I do wonder, however, if there is not more to this layout than initially meets the eye. Although both the original owners and the current owners have children (and some grandchildren), all of them are older and grown. Perhaps both sets of owners have a lesser tolerance for young children than they are willing to openly admit, and so decide to put that section of their bookstore downstairs. As Benjamin put it, “inheritance is the soundest way of acquiring a collection” (66). Perhaps when Graham and Muscatine took over Politics and Prose they also took on the original owners’ viewpoints and values for certain genres and clientele. After all, neither set of owners could avoid a children’s section altogether, given the family-filled demographic of the Chevy Chase neighborhood. An idea that I found quite interesting to come out of all of this is that, although they are delegated to the lower level of the store, the children still get their own history section. Clearly political topics are an encouraged reading subject by the owners of Politics and Prose, regardless of the age of their patrons.
Benjamin, Walter, Hannah Arendt, and Harry Zohn. Illuminations; Edited with an Introduction by Hannah Arendt. Translated by Harry Zohn. London: Cape, 1970. Print.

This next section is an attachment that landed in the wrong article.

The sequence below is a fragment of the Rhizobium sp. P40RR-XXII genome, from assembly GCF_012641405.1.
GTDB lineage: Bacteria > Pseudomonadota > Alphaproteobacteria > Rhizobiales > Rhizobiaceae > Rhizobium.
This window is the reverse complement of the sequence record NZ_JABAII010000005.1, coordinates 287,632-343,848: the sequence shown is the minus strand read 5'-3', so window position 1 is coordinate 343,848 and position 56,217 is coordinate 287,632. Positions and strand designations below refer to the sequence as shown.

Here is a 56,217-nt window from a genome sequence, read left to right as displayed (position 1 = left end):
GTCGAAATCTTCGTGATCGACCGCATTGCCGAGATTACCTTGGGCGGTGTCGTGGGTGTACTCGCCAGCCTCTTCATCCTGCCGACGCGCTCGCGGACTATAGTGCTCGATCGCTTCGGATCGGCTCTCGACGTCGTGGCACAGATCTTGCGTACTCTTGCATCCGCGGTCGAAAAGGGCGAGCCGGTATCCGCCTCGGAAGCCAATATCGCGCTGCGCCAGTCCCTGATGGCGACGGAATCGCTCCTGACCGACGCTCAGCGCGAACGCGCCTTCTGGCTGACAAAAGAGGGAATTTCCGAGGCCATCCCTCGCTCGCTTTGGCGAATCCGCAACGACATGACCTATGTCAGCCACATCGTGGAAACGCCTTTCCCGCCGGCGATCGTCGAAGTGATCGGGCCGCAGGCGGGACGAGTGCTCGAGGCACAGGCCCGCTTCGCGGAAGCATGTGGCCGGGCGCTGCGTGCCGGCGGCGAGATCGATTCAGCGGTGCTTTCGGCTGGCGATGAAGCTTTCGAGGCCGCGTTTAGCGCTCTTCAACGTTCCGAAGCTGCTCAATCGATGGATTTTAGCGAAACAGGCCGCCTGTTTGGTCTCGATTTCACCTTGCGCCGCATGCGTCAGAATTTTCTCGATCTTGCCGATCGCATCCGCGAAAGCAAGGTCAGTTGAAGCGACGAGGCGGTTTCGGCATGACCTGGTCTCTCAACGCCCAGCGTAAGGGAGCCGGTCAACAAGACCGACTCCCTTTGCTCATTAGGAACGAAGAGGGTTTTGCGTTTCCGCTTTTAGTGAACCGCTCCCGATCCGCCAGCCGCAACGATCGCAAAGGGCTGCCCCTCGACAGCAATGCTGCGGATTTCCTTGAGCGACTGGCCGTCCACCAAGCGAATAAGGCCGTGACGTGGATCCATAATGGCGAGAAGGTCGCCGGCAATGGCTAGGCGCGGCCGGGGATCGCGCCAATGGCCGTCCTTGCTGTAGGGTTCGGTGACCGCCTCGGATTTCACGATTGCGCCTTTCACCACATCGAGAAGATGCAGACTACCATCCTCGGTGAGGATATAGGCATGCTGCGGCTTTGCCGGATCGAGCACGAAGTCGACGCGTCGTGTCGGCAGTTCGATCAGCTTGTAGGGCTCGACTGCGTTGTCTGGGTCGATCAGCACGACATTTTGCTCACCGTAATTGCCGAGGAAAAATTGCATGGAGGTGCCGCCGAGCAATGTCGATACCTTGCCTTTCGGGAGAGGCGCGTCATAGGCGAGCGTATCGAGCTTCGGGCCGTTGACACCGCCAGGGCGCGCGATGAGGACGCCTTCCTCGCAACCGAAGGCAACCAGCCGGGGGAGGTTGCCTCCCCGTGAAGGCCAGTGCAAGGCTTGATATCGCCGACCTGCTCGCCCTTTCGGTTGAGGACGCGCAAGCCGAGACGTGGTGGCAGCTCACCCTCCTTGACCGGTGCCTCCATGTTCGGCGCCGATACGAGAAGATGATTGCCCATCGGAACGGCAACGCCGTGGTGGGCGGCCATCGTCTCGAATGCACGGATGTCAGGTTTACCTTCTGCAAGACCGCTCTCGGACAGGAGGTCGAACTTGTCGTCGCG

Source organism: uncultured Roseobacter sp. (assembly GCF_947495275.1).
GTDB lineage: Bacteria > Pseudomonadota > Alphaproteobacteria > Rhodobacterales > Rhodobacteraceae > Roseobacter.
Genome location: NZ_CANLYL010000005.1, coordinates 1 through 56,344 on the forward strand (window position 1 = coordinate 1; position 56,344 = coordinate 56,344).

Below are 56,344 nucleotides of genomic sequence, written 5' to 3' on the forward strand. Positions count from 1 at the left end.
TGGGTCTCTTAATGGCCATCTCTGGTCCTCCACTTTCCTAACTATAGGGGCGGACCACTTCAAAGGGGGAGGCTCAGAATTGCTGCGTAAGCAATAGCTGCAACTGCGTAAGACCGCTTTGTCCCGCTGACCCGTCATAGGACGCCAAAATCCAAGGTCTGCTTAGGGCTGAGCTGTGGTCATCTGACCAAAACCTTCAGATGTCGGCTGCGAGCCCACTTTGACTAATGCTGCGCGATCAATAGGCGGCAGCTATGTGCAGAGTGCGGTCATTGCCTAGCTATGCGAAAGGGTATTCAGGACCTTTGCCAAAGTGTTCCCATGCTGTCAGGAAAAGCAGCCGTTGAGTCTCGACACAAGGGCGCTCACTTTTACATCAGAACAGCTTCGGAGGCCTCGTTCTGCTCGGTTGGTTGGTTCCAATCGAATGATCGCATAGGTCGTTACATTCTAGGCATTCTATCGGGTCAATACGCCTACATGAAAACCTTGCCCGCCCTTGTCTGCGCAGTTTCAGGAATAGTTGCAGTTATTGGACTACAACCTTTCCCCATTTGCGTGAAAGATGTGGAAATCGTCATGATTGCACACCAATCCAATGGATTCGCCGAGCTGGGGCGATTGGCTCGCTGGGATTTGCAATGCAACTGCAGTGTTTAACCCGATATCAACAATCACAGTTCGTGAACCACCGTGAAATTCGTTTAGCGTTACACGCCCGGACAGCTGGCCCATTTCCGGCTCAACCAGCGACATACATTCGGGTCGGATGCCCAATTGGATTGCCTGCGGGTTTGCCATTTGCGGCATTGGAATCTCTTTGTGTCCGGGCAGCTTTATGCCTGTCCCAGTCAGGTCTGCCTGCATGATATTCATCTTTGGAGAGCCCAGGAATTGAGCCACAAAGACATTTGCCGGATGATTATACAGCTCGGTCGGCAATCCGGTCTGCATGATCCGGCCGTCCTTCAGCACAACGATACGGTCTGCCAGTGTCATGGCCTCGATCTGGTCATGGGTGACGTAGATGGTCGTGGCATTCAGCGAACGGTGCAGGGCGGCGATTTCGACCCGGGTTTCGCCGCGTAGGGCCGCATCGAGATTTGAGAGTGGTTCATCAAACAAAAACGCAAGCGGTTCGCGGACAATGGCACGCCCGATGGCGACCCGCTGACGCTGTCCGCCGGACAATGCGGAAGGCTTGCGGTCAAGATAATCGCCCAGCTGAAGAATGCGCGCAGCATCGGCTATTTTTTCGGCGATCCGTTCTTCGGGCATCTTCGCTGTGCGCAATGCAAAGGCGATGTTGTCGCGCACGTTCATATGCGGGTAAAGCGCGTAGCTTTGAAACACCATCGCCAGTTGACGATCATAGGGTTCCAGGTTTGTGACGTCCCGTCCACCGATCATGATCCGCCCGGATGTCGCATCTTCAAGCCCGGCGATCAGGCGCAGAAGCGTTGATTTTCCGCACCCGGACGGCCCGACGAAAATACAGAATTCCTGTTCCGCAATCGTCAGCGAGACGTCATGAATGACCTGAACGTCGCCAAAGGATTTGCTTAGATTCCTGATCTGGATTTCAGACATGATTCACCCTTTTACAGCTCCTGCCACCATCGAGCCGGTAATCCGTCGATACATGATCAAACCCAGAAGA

Brown, Bill. “Thing Theory.” Critical Inquiry 28.1 (2001): 1-22. JSTOR. Web. 2 Mar. 2016.
“Frequently Asked Questions.” Politics and Prose. N.p., n.d. Web. 15 Mar. 2016.
Muscatine, Lissa. “Coffeehouse Renovation Begins in January.” Politics and Prose. N.p., n.d. Web. 17 Mar. 2016.
Righthand, Jess. “Print Your Own Book at Politics & Prose.” Washington Post. The Washinton Post, 15 Dec. 2011. Web. 15 Mar. 2016.
“Politics and Prose.” Map. Google Maps. Google, July 2010. Web. 14 March 2016.
Torbati, Yeganeh June. “Bookstore in Capital Seeks Its Next Chapter.” The New York Times. The New York Times, 22 June 2010. Web. 17 Mar. 2016.
Slaughter-Graham, Nicole. “Eat and See Your Way Through Washington D.C. Like a Local.” Beyond Words: A Lifestyle Magazine Inspired by Sylvia Day. N.p., 02 Mar. 2016. Web. 18 Mar. 2016.